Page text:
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Lesson Transcript

Intro

Hi everybody! Nora here. Welcome to Ask a Teacher, where I’ll answer some of your most common Arabic questions.
The Question
The question for this lesson is: How come “two people” isn’t plural in Modern Standard Arabic?
Explanation
You may have already noticed this in the previous lesson, but Modern standard Arabic has a conjugation that’s uncommon in other languages. That’s the dual conjugation. It means that Arabic has a special form of conjugation for groups of 2 people, a separate conjugation from the plural. Let's see what it looks like.
The suffix an and iin are the pointers that give away dual adjectives, nouns, and verbs. Let's first take a look at what this looks like for verbs in basic sentences. Note that the verb only agrees with the noun in number if and only if it comes AFTER the noun, directly or indirectly.
Let's consider the following sentences:
الوَلَدُ يَلعَبُ في الحَديقَة
al-waladu yalʿabu fī al-ḥadīqah
“The boy plays in the park"
الوَلَدان يَلعَبان في الحَديقَة
al-waladān yalʿabān fī al-ḥadīqah
“The 2 boys are playing in the park."
Observe how the word walad, meaning "boy," gained the suffix ān to become waladān. Now the verb conjugating this noun has to agree with the noun waladān in number. So, it changes from yalʿab to yalʿabān. The rest of the sentence remains unchanged.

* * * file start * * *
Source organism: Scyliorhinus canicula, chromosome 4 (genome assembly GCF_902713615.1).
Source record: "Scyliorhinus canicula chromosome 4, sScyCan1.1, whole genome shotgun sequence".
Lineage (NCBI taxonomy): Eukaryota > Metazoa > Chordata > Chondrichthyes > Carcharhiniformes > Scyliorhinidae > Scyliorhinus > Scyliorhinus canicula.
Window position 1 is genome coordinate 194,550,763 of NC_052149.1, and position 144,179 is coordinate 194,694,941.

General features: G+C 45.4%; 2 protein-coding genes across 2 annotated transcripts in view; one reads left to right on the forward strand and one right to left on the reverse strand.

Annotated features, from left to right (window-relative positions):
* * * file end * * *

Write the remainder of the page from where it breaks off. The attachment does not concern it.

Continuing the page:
Now let's see what a basic noun + adjective sentence looks like. In Arabic, adjectives must come after nouns, whether the sentence says "The good man is here" or "The man is good." The noun ALWAYS precedes the adjective, meaning "man" has to come before "good."
Let's consider the following sentences:
الرَجُلُ طَوْيلُ
al-raǧulu ṭawīlu
“The man is tall,”
and
الرَجُلان طَوْيلان
al-raǧulān ṭawīlān
“The two men are tall.”
Observe how raǧul, meaning "man," changed to raǧulān in the dual form. ṭawīl, meaning "tall," changing into the dual form ṭawīlān. This suffix changes slightly with tenses.
Let's see two more sentences, this time with a past tense verb.
الطِفلُ شَرِبَ اللَبَن
al-ṭiflu šariba al-laban
“The child drank the milk."
الطِفلان شَرِبا اللَبَن
al-ṭiflān šaribā al-laban
“The two children drank the milk."
Did you notice what changed this time? The verb lost its final "n" because of its conjugation in the past tense of the dual form. Note that verbs in Arabic usually come at the beginning of the sentence. In that case, the verb is conjugated for a singular noun, even if the noun following it is a dual noun.

Outro

Again, keep in mind that this lesson is specific for Modern Standard Arabic. Dialects like Egyptian Arabic don’t even have a dual form, so I guess that’s one less thing to worry about!
If you have any more questions, please leave a comment below!
Bye! إلى اللقاء (ʾilā al-liqaāʾ)

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